Here’s a before video and an after video from my Windows 7 machine, for reference.

This was a pretty bodacious hack, and in the future, I’d like to remove it completely, and find some way of sidestepping all of the browser internal loading for the about:customizing document (or, even better, find a way of not using a browser element at all!). That’s filed here.

Bug 977796 – Disable subpixel anti-aliasing during customize mode transition.

A profile on Windows 8 showed that we were spending an inordinate amount of time rendering text during the customize mode transition, and this has to do with subpixel anti-aliasing in the menu that animates in.

So I landed a patch that temporarily disables subpixel anti-aliasing on that element during the customize mode transition, and that bought us a huge win for Window 8 (about 20%). Not much of a win for any of the other platforms.

So where did we end up?

CART results - post-optimizations

CART results – post-optimizations

Those numbers are indeed lower!

Now, before you lose your mind about that epic cross-platform win around Feburary 20th, I investigated that changeset range and didn’t find anything we worked on directly in there.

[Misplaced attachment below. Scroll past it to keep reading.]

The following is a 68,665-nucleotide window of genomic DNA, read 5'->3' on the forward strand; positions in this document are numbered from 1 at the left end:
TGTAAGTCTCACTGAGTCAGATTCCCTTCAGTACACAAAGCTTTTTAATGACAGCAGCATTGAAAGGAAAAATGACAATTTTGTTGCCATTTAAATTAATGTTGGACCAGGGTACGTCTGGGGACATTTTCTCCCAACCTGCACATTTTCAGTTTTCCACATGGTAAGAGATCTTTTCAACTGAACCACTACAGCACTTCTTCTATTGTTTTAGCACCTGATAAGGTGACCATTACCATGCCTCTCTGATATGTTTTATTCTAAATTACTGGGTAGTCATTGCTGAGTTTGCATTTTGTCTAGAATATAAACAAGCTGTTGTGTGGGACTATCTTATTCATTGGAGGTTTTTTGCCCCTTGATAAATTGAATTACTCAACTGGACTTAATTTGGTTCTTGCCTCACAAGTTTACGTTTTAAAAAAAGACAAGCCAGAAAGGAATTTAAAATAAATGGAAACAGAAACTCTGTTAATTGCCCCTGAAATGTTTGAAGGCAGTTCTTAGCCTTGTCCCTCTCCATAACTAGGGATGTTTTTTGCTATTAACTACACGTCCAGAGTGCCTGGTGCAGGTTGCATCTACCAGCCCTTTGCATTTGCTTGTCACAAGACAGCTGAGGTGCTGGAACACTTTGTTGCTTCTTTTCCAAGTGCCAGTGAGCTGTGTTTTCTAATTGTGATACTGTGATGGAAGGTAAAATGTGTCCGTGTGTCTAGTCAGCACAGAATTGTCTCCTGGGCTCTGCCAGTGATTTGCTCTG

There are some platform patches in there (specifically in Graphics) that might account for this win, but I’m pretty certain it’s because of bug 974621, which updated our test runners to use a different version of Talos that included the patch in bug 967186. 967186 altered the CART test to be more accurate in its measurements, so actually a lot of our initial data was erroneous. That blows a bit because it adds some unnecessary noise to our graph, but it’s also good because accuracy is a thing we definitely want.

Future work

I still think there’s more wins to be made in the customize mode transition. Finding a way of getting rid of the about:customizing preloading hack and replace it with something smarter (like a thin browser that doesn’t need to instantiate much of its backend, or no browser at all) is probably the first step. More profiling might find more wins. I’m learning more and more about platform as I work on Electrolysis, so maybe I’ll come back to this problem with some new skills and information, and I can get it performing reliably on all platforms as it really should: 60fps, smooth as silk.